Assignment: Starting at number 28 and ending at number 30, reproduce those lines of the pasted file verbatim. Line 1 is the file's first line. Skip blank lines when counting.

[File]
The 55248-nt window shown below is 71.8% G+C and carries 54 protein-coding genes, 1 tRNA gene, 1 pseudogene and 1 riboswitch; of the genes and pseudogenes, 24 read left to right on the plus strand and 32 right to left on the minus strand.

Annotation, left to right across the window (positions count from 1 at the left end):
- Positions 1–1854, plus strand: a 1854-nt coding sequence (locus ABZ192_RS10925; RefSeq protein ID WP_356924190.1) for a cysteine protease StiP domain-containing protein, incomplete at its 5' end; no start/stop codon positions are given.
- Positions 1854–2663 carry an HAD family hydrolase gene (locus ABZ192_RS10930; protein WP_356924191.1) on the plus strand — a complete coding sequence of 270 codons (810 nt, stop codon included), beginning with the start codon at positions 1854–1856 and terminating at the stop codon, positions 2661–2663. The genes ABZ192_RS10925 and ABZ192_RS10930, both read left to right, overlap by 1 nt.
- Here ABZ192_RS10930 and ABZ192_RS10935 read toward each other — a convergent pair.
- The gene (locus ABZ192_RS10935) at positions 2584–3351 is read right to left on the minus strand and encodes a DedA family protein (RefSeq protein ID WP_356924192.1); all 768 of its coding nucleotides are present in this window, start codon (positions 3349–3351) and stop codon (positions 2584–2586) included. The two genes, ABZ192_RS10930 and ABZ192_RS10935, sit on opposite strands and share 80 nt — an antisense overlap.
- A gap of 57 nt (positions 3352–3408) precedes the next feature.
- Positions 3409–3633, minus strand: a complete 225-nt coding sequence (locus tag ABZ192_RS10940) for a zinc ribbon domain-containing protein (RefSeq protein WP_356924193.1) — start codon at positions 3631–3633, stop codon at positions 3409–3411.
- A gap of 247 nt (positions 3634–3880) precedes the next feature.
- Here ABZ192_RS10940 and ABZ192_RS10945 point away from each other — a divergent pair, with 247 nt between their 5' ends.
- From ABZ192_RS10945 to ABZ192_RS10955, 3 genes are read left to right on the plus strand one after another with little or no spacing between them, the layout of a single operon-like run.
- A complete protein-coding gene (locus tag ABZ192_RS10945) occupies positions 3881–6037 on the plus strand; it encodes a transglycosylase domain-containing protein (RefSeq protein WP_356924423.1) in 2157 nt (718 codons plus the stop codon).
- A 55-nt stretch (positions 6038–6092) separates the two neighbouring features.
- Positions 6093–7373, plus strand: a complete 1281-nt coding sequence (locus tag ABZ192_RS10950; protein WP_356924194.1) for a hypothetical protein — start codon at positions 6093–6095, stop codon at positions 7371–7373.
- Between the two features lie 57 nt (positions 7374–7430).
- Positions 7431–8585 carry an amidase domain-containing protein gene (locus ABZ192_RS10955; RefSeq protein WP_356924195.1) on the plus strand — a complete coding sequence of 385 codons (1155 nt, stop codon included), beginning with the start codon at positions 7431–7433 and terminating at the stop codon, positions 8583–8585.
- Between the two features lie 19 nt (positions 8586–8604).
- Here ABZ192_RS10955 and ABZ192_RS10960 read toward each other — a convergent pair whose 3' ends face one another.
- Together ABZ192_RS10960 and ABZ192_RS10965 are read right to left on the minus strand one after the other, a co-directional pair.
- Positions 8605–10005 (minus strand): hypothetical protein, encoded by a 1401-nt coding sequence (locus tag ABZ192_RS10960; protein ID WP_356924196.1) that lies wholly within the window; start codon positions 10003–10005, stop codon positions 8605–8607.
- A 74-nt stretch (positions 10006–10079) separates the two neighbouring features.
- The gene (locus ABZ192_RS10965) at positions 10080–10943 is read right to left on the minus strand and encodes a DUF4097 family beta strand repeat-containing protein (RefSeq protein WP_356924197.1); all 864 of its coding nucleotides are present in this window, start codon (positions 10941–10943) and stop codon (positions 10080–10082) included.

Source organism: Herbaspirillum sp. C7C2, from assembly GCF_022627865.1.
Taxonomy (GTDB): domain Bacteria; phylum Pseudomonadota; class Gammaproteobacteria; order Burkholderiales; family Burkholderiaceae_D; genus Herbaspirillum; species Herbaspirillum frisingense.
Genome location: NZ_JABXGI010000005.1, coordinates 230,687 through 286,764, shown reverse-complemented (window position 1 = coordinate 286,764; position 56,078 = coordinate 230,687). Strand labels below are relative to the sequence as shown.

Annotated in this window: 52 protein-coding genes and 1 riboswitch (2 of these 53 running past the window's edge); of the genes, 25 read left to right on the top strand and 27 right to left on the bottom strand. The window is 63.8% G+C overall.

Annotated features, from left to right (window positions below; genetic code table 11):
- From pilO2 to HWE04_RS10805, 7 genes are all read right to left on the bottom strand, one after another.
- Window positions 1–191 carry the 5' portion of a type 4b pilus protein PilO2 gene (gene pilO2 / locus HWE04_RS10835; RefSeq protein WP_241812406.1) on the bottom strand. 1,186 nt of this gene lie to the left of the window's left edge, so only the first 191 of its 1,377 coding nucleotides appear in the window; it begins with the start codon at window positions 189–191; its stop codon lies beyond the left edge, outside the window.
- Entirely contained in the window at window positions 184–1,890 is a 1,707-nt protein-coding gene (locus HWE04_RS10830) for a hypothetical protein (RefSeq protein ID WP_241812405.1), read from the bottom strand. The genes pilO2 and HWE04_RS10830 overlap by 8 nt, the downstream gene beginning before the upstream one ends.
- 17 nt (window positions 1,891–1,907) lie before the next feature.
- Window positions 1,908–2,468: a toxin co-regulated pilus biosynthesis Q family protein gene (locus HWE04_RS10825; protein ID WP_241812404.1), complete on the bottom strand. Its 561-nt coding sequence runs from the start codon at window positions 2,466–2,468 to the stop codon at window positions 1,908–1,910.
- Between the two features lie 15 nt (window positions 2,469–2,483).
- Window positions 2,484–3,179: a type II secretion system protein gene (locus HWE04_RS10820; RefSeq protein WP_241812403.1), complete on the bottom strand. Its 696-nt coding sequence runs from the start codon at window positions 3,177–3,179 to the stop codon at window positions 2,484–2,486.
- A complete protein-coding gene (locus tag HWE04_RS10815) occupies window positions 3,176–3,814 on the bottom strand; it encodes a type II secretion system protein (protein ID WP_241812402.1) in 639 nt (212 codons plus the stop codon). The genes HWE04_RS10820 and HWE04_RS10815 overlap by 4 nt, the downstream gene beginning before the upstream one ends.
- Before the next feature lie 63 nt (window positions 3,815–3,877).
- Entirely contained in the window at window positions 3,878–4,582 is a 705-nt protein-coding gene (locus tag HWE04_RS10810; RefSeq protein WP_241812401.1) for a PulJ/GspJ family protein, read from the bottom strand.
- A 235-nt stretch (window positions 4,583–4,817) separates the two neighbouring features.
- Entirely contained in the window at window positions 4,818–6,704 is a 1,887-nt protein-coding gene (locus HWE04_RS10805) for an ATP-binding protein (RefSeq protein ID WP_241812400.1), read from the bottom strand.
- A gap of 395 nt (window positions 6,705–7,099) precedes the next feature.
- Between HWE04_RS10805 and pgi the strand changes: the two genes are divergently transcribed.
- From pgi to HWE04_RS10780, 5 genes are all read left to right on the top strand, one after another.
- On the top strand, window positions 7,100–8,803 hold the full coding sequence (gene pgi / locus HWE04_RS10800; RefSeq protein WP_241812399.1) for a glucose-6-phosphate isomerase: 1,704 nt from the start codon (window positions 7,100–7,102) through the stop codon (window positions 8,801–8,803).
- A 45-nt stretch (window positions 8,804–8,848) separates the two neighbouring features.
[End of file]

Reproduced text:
- From pilO2 to HWE04_RS10805, 7 genes are all read right to left on the bottom strand, one after another.
- Window positions 1–191 carry the 5' portion of a type 4b pilus protein PilO2 gene (gene pilO2 / locus HWE04_RS10835; RefSeq protein WP_241812406.1) on the bottom strand. 1,186 nt of this gene lie to the left of the window's left edge, so only the first 191 of its 1,377 coding nucleotides appear in the window; it begins with the start codon at window positions 189–191; its stop codon lies beyond the left edge, outside the window.
- Entirely contained in the window at window positions 184–1,890 is a 1,707-nt protein-coding gene (locus HWE04_RS10830) for a hypothetical protein (RefSeq protein ID WP_241812405.1), read from the bottom strand. The genes pilO2 and HWE04_RS10830 overlap by 8 nt, the downstream gene beginning before the upstream one ends.